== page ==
Author: Karen Marie Shelton - HairBoutique.com
Originally Posted on: October 24th, 2012 at 8:53 pm
Last Revised: October 24, 2012
Copyright HairBoutique.com - All Rights Reserved.

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Question – Does Hair Color Damage Hair Texture?

Pure & Simple Collection By Paul Mitchell®

Hair, Makeup and Wardrobe – Carol DeLange Grandaw
Photography by Robert Williams

Dear Karen,

I’ve been visiting HairBoutique.com since 1997 and have found so many great answers to my questions about my naturally curly hair.  However, I have natural texture which would be classified mostly as 3c with a mixture of 4a in the naturally curly world.

Recently I was encouraged by my guy to put highlights in my very dark black hair.  I bought a highlighting kit at the drugstore and figured it would be easy to do.

It was, but my color turned orange instead of the beautiful cinnamon I was thinking about in my head.  My hair looks horrible, fried and frizzy where the highlights are now located.

Even worse, the highlights changed my hair’s natural texture and it started falling out much more than normal.

I’ve heard so many bad stories of what can happen when you highlight naturally textured hair.  Now I’m afraid my natural texture, which I love, will fall out and never return.  Does hair color damage hair texture?  If so, is the damage permanent?

I love the idea of highlights, but not orange ones.  Also, I don’t want to lose my curls and overall texture forever.  What should I do at this point?

Alicia In Philly

Answer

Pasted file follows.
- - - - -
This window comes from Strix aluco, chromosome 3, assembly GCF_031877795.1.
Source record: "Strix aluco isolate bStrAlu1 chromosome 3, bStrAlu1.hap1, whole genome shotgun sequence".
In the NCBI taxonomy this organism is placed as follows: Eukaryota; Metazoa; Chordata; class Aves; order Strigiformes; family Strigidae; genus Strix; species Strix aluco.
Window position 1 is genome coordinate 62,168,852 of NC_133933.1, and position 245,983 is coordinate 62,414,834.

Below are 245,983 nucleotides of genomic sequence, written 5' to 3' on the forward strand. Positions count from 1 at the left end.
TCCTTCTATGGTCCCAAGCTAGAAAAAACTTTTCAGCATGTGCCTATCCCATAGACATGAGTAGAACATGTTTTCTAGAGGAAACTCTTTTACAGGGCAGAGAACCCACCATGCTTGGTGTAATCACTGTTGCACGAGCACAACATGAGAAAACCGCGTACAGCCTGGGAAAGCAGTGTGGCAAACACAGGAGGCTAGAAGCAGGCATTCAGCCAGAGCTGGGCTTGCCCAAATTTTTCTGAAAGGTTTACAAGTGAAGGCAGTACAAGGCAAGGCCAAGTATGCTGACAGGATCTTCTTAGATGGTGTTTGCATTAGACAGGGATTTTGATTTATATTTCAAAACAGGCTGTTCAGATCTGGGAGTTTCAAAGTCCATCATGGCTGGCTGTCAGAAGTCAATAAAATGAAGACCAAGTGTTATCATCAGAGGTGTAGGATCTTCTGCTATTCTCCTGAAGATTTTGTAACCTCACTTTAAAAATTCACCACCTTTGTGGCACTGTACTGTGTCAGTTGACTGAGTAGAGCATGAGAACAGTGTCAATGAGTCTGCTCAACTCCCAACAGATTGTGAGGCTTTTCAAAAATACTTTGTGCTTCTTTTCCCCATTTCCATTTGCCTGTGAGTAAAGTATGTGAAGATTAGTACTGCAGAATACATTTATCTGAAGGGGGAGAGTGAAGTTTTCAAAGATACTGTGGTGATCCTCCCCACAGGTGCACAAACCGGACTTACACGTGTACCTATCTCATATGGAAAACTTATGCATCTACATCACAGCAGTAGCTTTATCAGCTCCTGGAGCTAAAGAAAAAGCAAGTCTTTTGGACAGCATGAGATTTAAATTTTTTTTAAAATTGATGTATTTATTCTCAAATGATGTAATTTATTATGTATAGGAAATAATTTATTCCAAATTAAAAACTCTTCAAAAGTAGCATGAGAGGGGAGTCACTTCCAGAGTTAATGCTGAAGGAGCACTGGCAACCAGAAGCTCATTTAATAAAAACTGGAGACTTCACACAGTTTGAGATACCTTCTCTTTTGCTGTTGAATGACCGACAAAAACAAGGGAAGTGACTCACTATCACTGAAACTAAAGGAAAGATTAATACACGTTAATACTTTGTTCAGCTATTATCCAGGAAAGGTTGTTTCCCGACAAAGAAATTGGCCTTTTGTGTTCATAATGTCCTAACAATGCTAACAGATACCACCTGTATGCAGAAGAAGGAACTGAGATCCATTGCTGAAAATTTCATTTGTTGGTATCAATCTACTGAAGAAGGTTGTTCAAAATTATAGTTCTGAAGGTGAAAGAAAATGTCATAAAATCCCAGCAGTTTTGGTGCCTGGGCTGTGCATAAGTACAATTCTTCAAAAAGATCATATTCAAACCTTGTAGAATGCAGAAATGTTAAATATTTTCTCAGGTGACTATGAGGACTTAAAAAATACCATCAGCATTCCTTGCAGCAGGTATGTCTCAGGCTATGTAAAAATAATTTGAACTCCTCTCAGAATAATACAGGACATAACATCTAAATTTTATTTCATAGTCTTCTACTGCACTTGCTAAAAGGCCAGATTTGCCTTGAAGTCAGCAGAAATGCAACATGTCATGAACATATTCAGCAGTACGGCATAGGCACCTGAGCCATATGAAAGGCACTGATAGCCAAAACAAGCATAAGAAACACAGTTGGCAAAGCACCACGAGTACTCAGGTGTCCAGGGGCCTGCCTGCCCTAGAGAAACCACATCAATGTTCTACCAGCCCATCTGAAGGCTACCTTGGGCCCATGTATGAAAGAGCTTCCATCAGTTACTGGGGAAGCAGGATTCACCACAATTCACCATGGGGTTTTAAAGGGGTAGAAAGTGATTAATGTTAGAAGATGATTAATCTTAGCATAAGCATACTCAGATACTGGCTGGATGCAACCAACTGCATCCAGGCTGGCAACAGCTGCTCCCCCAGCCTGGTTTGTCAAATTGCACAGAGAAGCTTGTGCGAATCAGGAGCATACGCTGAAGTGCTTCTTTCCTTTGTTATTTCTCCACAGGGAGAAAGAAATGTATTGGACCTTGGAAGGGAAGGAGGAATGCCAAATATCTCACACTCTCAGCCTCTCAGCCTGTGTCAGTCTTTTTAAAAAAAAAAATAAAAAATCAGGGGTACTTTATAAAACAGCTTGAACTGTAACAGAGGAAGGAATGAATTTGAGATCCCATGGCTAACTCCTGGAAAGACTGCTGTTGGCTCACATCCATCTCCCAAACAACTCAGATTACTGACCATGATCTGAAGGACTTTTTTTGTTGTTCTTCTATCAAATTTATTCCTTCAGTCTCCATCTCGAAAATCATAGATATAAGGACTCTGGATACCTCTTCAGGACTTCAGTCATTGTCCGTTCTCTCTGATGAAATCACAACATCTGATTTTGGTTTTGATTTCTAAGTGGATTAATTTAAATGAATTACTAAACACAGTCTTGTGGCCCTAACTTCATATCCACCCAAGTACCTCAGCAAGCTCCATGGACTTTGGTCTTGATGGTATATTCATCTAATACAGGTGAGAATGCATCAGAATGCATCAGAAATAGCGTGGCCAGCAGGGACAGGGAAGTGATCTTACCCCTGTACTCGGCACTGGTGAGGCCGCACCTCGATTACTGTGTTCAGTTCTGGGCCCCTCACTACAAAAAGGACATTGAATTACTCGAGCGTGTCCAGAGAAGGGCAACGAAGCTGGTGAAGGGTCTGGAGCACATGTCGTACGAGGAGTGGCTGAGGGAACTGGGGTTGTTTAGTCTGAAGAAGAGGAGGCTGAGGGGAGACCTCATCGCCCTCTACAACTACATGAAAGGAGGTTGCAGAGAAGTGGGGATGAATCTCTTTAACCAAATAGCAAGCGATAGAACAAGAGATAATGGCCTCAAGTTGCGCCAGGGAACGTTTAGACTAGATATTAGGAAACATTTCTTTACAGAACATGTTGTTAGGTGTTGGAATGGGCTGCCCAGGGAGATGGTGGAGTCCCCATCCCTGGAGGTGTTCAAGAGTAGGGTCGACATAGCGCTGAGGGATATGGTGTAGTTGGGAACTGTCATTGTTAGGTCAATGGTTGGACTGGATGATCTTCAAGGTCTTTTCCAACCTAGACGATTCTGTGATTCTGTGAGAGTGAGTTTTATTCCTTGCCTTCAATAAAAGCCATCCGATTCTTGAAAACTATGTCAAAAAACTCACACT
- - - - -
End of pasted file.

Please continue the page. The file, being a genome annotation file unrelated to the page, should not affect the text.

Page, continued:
Pure & Simple Collection By Paul Mitchell®

Hair, Makeup and Wardrobe – Carol DeLange Grandaw
Photography by Robert Williams

Hi Alicia,

Does hair color damage hair texture? While highlights are a fabulous way to add a pop of new color, shine and shimmer, they come with their own set of rules.  Highlights, especially those with a bleach base, may be harsh for textured hair, which tends to be naturally dry and fragile.

The good news is that it’s unlikely you’ve permanently lost your beautiful texture.  While chemical processing like bleach, color and other treatments may temporarily alter your natural curl profile, once the chemicals have either completely grown out or been snipped off, the natural coil and spring should return.

To speed up the return of your texture visit your favorite curl friendly stylist and ask them to trim the ends and/or the damaged sections of your hair to encourage your hair to snap back more quickly into shape.

Amping up the hydration to your hair will also help.  You might want to consider adding hot oil or deep conditioning treatment masques to your normal rotation.

When any type of hair is damaged from chemicals the best plan is to turn up the Tender Loving Care (TLC).   Make sure to cleanse only as frequently as needed in lukewarm water. Utilize only the most gentle products designed for your hair type, texture and current treatment needs.

Pure & Simple Collection By Paul Mitchell®

Hair, Makeup and Wardrobe – Carol DeLange Grandaw
Photography by Robert Williams

If you decide to try highlights again you may wish to visit your professional stylist for just a few highlights which are much less expensive than a full head of highlights.  Discuss the damage you experienced with your own highlights and ask if a non-bleach form of color might be a better alternative.

The advantages of going to a professional hair colorist (rather than a hair stylist who just happens to do color) is that they can completely evaluate your hair texture and select a chemical highlighting formula which will work best with your hair.

Note:  Our favorite professional hair colorist in Dallas, Texas who is also a natural texture expert is Rose Zuniga.

To achieve the burst of color you might ask your colorist to apply highlights only to the hairline area.  Start slowly with just a few very fine highlights adjacent to your face.

This allows you to enjoy the brightness of color without the potential damage to the rest of your texture.

If your hair does well with just a few highlights you can add more later.  Even if your hair becomes more dry or frizzy with the partial highlights, it’s much easier to rehydrate those areas then to try and deal with your entire head of hair.

Good luck to you and your hair for the future.

Best wishes,
Karen

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